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The Positive Brothers

I kind of forgot how bad the bad old days of the late 80s / early 90s were until the DJIA hit 7750 and the unbroken chilly gloom of February made pedestrians look like frosty denizens of an Edward Hopper painting. Then I went for a walk in Battery Park and saw the Postive Brothers doing their show, and I remembered how good it was to see guys performing acrobatics in the old fountain at Washington Square Park, telling me my monetary contribution was keeping my home safe from burglary later that night.

The show is much the same as it was back then: witty chatter, tension-diffusing racial jokes, break dancing, and some crazy acrobatics, usually concluded with a spectacular leap over the heads of six or seven terrified audince members. But these guys make it new every time with their good humor and positive vibes. If you’re feeling down with the market, unemployment, and empty pockets, go down to Battery Park on a sunny day and check out their show. Throw a dollar in the hat if you have it. They also accept enthusiastic applause for payment.

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oil-fields

Dubai is a palace of excess and contradition. It is a mushroom that paradoxically bloomed under the whithering rays of the sun. But the leadership of the UAE is a lot smarter than anyone in America today. From today’s New York Times:

[The UAE’s] new investment [in renewable energy] aims to maintain the gulf’s dominant position as a global energy supplier, gaining patents from the new technologies and promoting green manufacturing. But if the United States and the European Union have set energy independence from the gulf states as a goal of new renewable energy efforts, they may find they are arriving late at the party.

The irony that the most wasteful and oil dependent part of the globe should be on the cutting edge of green energy is unremarkable next to the ambition — characteristic of the Gulf states — to go all the way all at once. Consider Masdar City, a planned community outside of Abu Dhabi that claims it will have a zero-carbon footprint. Even though skeptics doubt this claim, it is notable not for its complete success in execution, but for its audacity.

According to the Times article, Qatar has invested $225 million into a British research fund, and Saudi Arabia has invested untold millions into American universities, including $25 million for Michael McGehee an associate professor at Stanford, to develop cutting edge technologies. That is fifty times the amount invested by Western governments or industry.

Finally, the Times tells us Masdar City “goes beyond creating new materials and is in fact exploring a new model for urban life.” To wit: “The city will have no cars; people will move around using driverless electric vehicles that move on a subterranean level. The air-conditioning will be solar powered.” As a New Yorker I take exception to this. After all, we also have subterranean electric cars that move people around. It’s called the subway. If only the city, state, and federal government could get their posteriors and capitals wired together they could see that a massive investment in the New York City subway is a necessary good faith effort to putting America into the 21st century.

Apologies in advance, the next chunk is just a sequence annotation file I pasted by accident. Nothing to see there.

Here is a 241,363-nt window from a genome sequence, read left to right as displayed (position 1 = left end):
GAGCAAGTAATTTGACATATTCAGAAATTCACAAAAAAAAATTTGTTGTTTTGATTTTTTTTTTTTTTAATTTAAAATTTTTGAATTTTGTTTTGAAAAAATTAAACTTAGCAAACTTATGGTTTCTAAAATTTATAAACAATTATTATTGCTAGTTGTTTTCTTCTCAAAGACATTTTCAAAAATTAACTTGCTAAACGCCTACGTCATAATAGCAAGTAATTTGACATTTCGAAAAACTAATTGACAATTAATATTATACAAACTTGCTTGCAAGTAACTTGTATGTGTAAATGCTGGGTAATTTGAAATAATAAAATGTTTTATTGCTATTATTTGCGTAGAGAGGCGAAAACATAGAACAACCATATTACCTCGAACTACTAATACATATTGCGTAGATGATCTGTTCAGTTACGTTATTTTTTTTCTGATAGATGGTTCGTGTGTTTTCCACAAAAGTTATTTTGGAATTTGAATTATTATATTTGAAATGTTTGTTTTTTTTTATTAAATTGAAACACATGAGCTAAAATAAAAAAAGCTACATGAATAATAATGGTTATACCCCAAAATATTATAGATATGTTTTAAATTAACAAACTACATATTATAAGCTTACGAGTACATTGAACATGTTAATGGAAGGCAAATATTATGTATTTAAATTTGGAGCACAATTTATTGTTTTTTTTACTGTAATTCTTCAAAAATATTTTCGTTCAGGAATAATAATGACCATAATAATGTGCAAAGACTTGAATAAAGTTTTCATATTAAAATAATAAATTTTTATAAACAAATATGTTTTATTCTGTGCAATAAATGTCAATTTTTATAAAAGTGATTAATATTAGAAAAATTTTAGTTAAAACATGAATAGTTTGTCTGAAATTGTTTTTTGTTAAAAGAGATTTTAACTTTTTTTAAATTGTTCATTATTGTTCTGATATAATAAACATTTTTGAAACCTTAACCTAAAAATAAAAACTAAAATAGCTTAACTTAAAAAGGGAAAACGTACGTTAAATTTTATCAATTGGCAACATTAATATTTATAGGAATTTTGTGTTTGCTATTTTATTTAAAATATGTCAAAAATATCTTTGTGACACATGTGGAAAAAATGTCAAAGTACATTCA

My friend and I went to Kenka, a Japanese restaurant, on Saturday night (23/05/08). Though there was a twenty minute wait to get a table, I enjoyed hanging out on the sidewalk. Last week was Fleet Week in Manhattan, and the streets were jammed with sailors looking for a good time (and maybe a tattoo?).

Urban density means street life. We sat on the steps in front of Kenka watching the constant flow of people on the sidewalk, listening to conversations and soaking in the richness of the city. Some xenophobes and paranoiacs may feel short of breath on a crowded New York City sidewalk, but there is nowhere safer per capita in the U. S.! Though we were surrounded by different nationalities, ethnicities, and languages, the possible friction from those differences are overwhelmed by the sheer diversity of the street. Not even the scary Japanese mole-monster scared off diners!

Kenka has great food, and as far as I know it’s very authentic. Either that or the Japanese (Chinese and Koreans) that crowd the restaurant enjoy the Epcot vibe more than the “authentic” KFC you find all over Tokyo and Shanghai. Best of all, Kenka has a cotton candy machine just outside the front door, and they serve a little plastic cup of flavored sugar with your bill instead of fortune cookies. Use a chopstick to capture the cotton candy, and walk away with yummy desert!